• Transferred Intent applies.
    • Intent for battery, assult, trespass to land, or false imprisonment can be substituted to satisfy the requisite intent for trespass to chattel.

3. Causation; and

4. Damages

  • Actual required
    • Usually measured as the cost to repair the chattel
      • Plaintiff has the chattel returned to her along with the money for repairs = make her whole

Transferred Intent Application

  • If A intends to hit B w/ rocks & misses, but hits B’s or C’s car, A liable for damage under trespass to chattel.
  • Even if car totaled (a very big rock ala roadrunner-coyote?), NO CONVERSION b/c car's destruction not intentional & transferred intent n/a to conversion.


  • [a] these can overlap (a conversion is usually also a trespass) but not always. Both involve wrongful possession of the chattel; conversion exists only when the damage or other interference is sufficiently serious to justify a forced sale to D.
  • [b] TRESPASS TO CHATTEL - the intentional interference with the right of possession of personal property. D must intentionally damage, deprive the possessor of its use for a substantial period, or totally dispossess the chattel from the victim.
    • [1] bad faith not required. As long as the damage, etc, is intentional, mistake is no excuse.
    • [2] Actual damage, substantial deprivation, or dispossession required. A trivial interference is not a tort (unlike trespass to land) . Momentary dispossession - unless at a critical moment - doesn’t count. Stealing, even if only for a bit, counts as D is challenging P’s right to ownership.
    • [3] transferred intent applies.


Definition: an intentional exercise of dominion and control over a chattel which so seriously interferes with the right of another to control it that the actor may justly be requires to pay the other the full value of the chattel.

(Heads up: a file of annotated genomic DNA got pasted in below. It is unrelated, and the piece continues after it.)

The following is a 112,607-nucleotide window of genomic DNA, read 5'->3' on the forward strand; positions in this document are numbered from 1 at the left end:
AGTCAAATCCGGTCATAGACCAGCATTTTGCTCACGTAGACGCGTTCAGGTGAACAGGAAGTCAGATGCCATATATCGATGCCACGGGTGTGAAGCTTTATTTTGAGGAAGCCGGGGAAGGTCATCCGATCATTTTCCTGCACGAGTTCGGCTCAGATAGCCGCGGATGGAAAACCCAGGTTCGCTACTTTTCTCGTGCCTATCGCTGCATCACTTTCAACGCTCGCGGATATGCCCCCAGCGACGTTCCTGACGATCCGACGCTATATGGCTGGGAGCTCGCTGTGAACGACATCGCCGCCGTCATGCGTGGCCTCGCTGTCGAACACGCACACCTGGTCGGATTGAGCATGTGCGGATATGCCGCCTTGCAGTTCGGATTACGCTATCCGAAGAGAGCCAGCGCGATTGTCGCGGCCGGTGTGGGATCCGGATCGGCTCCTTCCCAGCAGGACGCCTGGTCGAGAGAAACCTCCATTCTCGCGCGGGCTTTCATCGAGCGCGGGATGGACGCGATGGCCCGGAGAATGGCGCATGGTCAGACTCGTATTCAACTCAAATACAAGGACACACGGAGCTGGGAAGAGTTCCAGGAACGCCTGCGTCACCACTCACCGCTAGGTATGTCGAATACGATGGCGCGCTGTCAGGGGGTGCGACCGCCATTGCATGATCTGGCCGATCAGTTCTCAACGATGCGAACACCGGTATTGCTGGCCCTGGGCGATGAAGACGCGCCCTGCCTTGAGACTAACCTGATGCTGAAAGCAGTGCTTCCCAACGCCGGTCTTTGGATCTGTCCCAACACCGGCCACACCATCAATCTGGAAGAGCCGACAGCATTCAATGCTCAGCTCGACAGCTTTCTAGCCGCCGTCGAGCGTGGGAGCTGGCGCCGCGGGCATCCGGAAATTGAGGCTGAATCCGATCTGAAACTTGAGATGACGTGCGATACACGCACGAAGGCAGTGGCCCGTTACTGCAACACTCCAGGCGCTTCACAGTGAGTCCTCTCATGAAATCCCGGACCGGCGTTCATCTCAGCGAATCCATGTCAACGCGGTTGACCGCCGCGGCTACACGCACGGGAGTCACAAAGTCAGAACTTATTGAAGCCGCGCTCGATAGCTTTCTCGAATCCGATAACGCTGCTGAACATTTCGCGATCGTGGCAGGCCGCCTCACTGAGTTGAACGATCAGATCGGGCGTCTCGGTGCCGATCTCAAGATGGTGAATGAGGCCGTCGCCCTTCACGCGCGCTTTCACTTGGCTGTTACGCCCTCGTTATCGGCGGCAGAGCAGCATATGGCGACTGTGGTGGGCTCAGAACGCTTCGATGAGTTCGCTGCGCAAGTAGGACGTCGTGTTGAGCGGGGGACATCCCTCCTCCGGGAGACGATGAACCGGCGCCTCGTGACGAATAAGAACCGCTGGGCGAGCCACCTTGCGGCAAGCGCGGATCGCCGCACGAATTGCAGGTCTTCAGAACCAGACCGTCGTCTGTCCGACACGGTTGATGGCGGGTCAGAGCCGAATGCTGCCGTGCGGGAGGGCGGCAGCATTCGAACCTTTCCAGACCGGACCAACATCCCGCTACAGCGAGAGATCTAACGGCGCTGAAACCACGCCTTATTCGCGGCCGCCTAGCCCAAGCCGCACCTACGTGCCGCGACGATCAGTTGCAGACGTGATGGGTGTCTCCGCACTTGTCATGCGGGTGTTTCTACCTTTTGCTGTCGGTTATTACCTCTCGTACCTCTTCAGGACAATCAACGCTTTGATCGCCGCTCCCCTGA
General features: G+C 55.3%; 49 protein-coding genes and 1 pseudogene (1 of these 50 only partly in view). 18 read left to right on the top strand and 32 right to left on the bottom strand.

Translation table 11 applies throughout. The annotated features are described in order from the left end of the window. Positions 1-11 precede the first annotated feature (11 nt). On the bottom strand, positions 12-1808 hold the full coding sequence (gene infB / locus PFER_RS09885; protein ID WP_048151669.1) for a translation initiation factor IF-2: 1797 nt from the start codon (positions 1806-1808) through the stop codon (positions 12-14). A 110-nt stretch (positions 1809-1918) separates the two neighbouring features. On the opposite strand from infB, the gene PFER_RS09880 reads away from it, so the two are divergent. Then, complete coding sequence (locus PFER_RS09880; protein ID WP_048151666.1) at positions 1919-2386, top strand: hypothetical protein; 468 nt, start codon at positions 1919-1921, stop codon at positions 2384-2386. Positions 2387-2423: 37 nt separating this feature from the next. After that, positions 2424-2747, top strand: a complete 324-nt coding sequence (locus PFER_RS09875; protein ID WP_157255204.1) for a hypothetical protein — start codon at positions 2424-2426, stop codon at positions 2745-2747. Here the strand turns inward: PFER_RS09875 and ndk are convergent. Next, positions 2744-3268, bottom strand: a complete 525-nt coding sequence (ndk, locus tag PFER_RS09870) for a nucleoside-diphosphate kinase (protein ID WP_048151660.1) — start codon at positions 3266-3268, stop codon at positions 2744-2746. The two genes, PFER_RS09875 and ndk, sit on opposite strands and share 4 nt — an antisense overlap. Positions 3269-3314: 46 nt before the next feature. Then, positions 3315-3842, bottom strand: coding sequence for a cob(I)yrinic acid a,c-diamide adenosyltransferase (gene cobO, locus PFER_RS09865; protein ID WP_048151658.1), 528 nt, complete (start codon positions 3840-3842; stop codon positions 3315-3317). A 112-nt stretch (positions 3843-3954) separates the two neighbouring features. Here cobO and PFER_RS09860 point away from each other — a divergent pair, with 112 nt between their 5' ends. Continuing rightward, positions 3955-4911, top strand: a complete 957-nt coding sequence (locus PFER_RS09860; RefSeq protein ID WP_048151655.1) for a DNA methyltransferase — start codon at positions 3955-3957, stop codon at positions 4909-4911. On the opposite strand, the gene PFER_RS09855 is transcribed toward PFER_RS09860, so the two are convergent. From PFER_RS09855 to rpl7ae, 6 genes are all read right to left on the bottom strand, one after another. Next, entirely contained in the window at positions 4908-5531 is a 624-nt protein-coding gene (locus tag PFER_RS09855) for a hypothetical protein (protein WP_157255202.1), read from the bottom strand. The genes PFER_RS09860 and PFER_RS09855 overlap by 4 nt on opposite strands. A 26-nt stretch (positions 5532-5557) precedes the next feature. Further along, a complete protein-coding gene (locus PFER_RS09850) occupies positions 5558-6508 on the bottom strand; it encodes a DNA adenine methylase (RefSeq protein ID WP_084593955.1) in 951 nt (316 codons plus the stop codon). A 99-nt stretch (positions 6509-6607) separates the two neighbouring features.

1. Act that interferes with π’s right of possession in a chattel; •Only tangible personal property and intangibles that have been reduced to physical form (deed, promissory note)

2. Interference is so serious that warrants requiring Δ to pay chattels full value;

  • Theft, wrongful transfer, wrongful detention, substantially changing, severely damaging or misusing
  • The longer the withholding and more extensive the use, likely to be conversion (less serious interference is Trespass to Chattels)

3. Intent; and

  • Purchasing stolen prop, even if B was acting in good faith & not aware S didn’t have title= conversion by both S & innocent B.

4. Causation

Special Issues:

  • Moore v. Regents of U of Cali: P didn't retain sufficient interest in excised cells to state a cause of action for conversion. Refused to extend tort primarily b/c of policy issues (strong interest in socially useful scientific research). Blood shield laws prohibit the treatment of blood and blood derivatives as “products” (instead considered services) for the purposes of strict liability & implied warranty claims.
  • Sentimental value in Chattels
    • Sometimes courts will award the cost of repair for sentimental chattel even if it outweights the FMV.